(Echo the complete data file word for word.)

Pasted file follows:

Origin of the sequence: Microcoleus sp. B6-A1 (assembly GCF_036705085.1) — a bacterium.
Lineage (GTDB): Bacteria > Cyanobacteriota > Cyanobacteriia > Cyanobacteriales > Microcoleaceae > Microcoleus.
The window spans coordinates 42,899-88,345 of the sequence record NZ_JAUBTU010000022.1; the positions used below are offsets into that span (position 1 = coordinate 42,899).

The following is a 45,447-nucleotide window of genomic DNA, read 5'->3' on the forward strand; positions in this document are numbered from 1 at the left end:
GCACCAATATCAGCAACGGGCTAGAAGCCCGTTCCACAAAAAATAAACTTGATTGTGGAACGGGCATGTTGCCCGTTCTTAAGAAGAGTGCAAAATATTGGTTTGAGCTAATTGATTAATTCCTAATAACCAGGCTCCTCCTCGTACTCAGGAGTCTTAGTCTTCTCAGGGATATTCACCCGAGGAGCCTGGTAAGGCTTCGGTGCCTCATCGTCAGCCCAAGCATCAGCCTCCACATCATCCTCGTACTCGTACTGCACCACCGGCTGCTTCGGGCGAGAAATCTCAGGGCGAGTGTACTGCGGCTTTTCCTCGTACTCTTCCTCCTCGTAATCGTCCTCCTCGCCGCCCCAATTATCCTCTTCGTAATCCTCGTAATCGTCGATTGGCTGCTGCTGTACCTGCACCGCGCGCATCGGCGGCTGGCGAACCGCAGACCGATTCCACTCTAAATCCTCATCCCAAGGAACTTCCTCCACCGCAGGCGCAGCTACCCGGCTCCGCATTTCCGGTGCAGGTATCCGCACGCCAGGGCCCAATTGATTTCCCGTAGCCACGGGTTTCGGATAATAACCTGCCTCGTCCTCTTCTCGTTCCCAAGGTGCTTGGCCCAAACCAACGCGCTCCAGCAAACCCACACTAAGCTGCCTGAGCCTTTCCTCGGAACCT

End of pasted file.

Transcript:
Origin of the sequence: Microcoleus sp. B6-A1 (assembly GCF_036705085.1) — a bacterium.
Lineage (GTDB): Bacteria > Cyanobacteriota > Cyanobacteriia > Cyanobacteriales > Microcoleaceae > Microcoleus.
The window spans coordinates 42,899-88,345 of the sequence record NZ_JAUBTU010000022.1; the positions used below are offsets into that span (position 1 = coordinate 42,899).

The following is a 45,447-nucleotide window of genomic DNA, read 5'->3' on the forward strand; positions in this document are numbered from 1 at the left end:
GCACCAATATCAGCAACGGGCTAGAAGCCCGTTCCACAAAAAATAAACTTGATTGTGGAACGGGCATGTTGCCCGTTCTTAAGAAGAGTGCAAAATATTGGTTTGAGCTAATTGATTAATTCCTAATAACCAGGCTCCTCCTCGTACTCAGGAGTCTTAGTCTTCTCAGGGATATTCACCCGAGGAGCCTGGTAAGGCTTCGGTGCCTCATCGTCAGCCCAAGCATCAGCCTCCACATCATCCTCGTACTCGTACTGCACCACCGGCTGCTTCGGGCGAGAAATCTCAGGGCGAGTGTACTGCGGCTTTTCCTCGTACTCTTCCTCCTCGTAATCGTCCTCCTCGCCGCCCCAATTATCCTCTTCGTAATCCTCGTAATCGTCGATTGGCTGCTGCTGTACCTGCACCGCGCGCATCGGCGGCTGGCGAACCGCAGACCGATTCCACTCTAAATCCTCATCCCAAGGAACTTCCTCCACCGCAGGCGCAGCTACCCGGCTCCGCATTTCCGGTGCAGGTATCCGCACGCCAGGGCCCAATTGATTTCCCGTAGCCACGGGTTTCGGATAATAACCTGCCTCGTCCTCTTCTCGTTCCCAAGGTGCTTGGCCCAAACCAACGCGCTCCAGCAAACCCACACTAAGCTGCCTGAGCCTTTCCTCGGAACCT